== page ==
Thornyrose writes: “A couple of questions to Mr. Burnstein, if it’s not too late. First, have you considered doing a sequel to Empty Spaces? I’d love to see the long term consequences to the “solution” used to stabalize the gate. What do you find most challenging, and/or most enjoyable to write? Short story, novella, novels? And have you considered stepping out of the sci fi genre to write? I recall Isaac Asimov was a member of the Baker Street Irregulars. Have you followed in his footsteps there? And I’d like to thank you for participating in Mr. M’s blog, as well as having the outstanding taste of being an Asimov fan.”

Michael: My files actually include notes on how I would continue the “Broken Symmetry” sequence beyond “Empty Spaces.”  Years ago, I attempted to turn “Broken Symmetry” into a novel, and so I took the three stories that I had written, outlined the rest of the book, and tried to sell the novel.  Eventually, I retired it, but when it came time to publish the book “I Remember the Future” I decided to turn part four of the novel into “Empty Spaces.”  At this stage in my life, I’d probably only actually write the fifth story if I knew in advance that some market would pay for it.

That may sound sad, or overly mercenary, but the fact is that any writer’s time is limited, and all writers have to prioritize their projects.  I remember reading in Piers Anthony’s autobiography his claim that some of his best novels had never been written.  You see, once a writer gets to be an established novelist, he or she can sell a book to a publisher based solely on a proposal or outline for a novel.  After Anthony became a bestselling novelist, that’s how he would work.  So he would send his publisher outlines for three or four possible novels, and the publisher would send him a contract for the one that sounded best to them.  Consequently, Anthony has some outlines for novels that he’s never written.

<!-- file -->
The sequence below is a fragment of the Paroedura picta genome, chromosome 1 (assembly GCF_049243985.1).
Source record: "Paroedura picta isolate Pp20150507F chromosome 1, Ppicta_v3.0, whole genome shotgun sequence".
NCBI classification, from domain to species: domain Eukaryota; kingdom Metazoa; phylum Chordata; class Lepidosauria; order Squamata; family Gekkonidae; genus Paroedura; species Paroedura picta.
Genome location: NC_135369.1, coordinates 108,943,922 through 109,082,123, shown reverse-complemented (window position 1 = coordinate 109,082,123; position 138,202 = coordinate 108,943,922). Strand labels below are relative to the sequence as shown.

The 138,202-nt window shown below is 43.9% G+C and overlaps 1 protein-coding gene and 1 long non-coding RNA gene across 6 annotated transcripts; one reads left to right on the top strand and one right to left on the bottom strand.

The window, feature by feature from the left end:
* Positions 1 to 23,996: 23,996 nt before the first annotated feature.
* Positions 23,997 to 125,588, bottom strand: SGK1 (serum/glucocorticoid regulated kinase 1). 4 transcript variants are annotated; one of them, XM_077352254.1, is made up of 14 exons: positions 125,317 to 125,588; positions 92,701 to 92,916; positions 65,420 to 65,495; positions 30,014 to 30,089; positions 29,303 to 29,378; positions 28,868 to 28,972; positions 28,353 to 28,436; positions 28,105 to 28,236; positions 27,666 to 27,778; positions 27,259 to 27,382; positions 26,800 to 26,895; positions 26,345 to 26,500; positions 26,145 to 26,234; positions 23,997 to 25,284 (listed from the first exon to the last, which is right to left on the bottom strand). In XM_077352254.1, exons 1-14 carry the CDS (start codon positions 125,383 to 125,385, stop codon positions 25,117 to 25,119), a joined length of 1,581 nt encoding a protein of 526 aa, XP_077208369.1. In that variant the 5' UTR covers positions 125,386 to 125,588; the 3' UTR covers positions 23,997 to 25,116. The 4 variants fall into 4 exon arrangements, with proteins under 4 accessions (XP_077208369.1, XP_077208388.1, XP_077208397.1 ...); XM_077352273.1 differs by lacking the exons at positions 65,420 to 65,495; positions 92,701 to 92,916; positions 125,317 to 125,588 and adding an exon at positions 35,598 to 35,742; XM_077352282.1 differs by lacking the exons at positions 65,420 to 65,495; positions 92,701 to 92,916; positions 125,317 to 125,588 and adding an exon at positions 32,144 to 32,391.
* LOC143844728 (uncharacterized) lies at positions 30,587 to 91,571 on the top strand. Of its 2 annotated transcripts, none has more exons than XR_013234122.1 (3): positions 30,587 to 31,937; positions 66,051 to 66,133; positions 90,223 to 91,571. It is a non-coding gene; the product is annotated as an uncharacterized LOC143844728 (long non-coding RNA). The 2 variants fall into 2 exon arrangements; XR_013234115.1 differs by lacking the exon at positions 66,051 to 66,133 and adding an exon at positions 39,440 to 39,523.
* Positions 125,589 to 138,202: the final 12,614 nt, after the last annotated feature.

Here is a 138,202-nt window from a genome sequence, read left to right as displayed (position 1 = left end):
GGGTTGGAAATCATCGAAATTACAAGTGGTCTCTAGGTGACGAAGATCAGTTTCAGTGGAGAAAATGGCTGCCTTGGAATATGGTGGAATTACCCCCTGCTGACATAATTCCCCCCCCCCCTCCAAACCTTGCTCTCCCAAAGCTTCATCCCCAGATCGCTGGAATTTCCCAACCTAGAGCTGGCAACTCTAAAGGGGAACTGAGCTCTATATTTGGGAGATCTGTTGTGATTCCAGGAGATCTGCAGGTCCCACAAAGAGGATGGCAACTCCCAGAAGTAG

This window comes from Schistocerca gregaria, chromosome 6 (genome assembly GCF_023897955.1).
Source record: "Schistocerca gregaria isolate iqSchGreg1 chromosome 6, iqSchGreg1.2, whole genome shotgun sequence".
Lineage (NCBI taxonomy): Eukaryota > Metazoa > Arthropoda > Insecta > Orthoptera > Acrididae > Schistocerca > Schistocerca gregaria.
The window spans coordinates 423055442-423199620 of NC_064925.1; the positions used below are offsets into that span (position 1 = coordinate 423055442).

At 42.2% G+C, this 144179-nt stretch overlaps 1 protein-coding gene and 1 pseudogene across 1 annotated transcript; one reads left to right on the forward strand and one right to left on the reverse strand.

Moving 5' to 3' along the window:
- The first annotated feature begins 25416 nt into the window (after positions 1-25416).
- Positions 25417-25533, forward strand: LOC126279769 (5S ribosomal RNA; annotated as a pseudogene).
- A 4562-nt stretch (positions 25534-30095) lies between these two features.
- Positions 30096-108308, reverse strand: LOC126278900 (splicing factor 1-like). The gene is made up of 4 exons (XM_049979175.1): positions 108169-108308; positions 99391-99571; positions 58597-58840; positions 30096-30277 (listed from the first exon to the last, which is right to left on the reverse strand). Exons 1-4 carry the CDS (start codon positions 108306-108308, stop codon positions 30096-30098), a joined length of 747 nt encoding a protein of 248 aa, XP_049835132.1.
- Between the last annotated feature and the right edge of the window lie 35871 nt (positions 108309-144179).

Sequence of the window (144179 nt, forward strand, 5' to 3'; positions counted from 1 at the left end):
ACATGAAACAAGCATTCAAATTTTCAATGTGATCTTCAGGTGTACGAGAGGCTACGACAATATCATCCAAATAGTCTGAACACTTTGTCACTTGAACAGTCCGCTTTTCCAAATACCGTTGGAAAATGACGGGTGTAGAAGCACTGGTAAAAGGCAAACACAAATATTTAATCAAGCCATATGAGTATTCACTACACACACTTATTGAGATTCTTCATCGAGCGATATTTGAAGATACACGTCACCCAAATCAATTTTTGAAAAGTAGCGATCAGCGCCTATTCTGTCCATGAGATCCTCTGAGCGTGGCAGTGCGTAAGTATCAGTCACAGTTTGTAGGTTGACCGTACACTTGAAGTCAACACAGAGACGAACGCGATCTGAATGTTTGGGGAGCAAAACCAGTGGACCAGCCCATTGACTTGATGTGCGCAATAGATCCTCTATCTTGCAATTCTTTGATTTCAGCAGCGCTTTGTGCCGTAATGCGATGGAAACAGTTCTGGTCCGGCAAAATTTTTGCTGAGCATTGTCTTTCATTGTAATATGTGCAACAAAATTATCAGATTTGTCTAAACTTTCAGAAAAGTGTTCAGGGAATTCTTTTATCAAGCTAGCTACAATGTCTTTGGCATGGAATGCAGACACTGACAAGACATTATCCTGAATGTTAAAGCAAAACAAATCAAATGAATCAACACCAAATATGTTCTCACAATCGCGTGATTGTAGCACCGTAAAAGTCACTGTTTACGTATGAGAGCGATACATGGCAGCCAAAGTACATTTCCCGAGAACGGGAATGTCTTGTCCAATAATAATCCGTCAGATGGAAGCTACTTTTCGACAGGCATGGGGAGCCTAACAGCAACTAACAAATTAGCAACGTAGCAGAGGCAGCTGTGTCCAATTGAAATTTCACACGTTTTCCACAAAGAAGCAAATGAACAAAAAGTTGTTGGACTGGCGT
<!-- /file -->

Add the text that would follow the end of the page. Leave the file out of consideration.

I think all writers have files of ideas we’ve never turned into final stories.  In my own case, as much as I still love the “Broken Symmetry” stories, I’ve moved onto other challenges.  So I doubt a sequel to “Empty Spaces” will ever be published at this point.  Sorry about that.

I find novels the most challenging to write, but this is not to say that short stories are easy.  I think all writing, good writing, takes a lot of effort on the part of the writer.  At the moment, the length I think I’m enjoying most are the novelette and novella.  They give you more room to develop your world than a short story, but they’re not as daunting as a novel.

I’m considering writing some straight mysteries; in fact, I just made a point of joining MWA so I could have more contact with established mystery writers.  I have not joined the Baker Street Irregulars, but not for lack of interest; I’ve just never gotten around to it.  I’ve re-read the Sherlock Holmes stories dozens of times.

And you’re welcome for my participation in Joe’s blog; here, I’m just a fan like the rest of us.  (And may I complement you on being an Asimov fan as well.)

SciFiReader writes: “Hello to Michael A. Burstein. I really enjoyed I Remember the Future for what has already been discussed, the intelligent and thought-provoking ideas and the class science fiction concepts that you have placed in a theoretical “science fact” frame. Congratulations on all of the nominations and like Joe says I am sure it is only a matter of time before you win the big awards.